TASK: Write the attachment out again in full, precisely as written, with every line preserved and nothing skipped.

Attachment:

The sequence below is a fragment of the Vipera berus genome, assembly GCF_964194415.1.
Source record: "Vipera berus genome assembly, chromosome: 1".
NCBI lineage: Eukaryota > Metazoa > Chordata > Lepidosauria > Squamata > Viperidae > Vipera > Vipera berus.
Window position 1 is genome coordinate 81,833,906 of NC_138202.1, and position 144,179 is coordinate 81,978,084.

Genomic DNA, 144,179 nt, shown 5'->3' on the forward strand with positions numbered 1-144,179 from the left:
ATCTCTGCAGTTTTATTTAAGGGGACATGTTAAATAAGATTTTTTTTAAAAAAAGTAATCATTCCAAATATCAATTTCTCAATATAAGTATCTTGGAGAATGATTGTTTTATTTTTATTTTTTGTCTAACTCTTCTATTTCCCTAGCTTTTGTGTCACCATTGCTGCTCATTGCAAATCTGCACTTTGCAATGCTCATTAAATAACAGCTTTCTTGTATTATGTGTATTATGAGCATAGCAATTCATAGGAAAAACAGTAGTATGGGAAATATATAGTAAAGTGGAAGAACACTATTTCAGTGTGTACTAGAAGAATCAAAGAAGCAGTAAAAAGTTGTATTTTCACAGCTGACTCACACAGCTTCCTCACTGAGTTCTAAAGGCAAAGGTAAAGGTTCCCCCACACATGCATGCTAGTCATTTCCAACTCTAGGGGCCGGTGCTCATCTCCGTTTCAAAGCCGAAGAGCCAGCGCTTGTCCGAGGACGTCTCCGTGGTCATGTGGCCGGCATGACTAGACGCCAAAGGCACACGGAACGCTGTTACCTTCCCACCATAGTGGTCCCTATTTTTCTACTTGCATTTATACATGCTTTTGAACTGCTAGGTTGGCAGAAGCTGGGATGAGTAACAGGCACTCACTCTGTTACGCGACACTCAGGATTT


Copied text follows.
The sequence below is a fragment of the Vipera berus genome, assembly GCF_964194415.1.
Source record: "Vipera berus genome assembly, chromosome: 1".
NCBI lineage: Eukaryota > Metazoa > Chordata > Lepidosauria > Squamata > Viperidae > Vipera > Vipera berus.
Window position 1 is genome coordinate 81,833,906 of NC_138202.1, and position 144,179 is coordinate 81,978,084.

Genomic DNA, 144,179 nt, shown 5'->3' on the forward strand with positions numbered 1-144,179 from the left:
ATCTCTGCAGTTTTATTTAAGGGGACATGTTAAATAAGATTTTTTTTAAAAAAAGTAATCATTCCAAATATCAATTTCTCAATATAAGTATCTTGGAGAATGATTGTTTTATTTTTATTTTTTGTCTAACTCTTCTATTTCCCTAGCTTTTGTGTCACCATTGCTGCTCATTGCAAATCTGCACTTTGCAATGCTCATTAAATAACAGCTTTCTTGTATTATGTGTATTATGAGCATAGCAATTCATAGGAAAAACAGTAGTATGGGAAATATATAGTAAAGTGGAAGAACACTATTTCAGTGTGTACTAGAAGAATCAAAGAAGCAGTAAAAAGTTGTATTTTCACAGCTGACTCACACAGCTTCCTCACTGAGTTCTAAAGGCAAAGGTAAAGGTTCCCCCACACATGCATGCTAGTCATTTCCAACTCTAGGGGCCGGTGCTCATCTCCGTTTCAAAGCCGAAGAGCCAGCGCTTGTCCGAGGACGTCTCCGTGGTCATGTGGCCGGCATGACTAGACGCCAAAGGCACACGGAACGCTGTTACCTTCCCACCATAGTGGTCCCTATTTTTCTACTTGCATTTATACATGCTTTTGAACTGCTAGGTTGGCAGAAGCTGGGATGAGTAACAGGCACTCACTCTGTTACGCGACACTCAGGATTT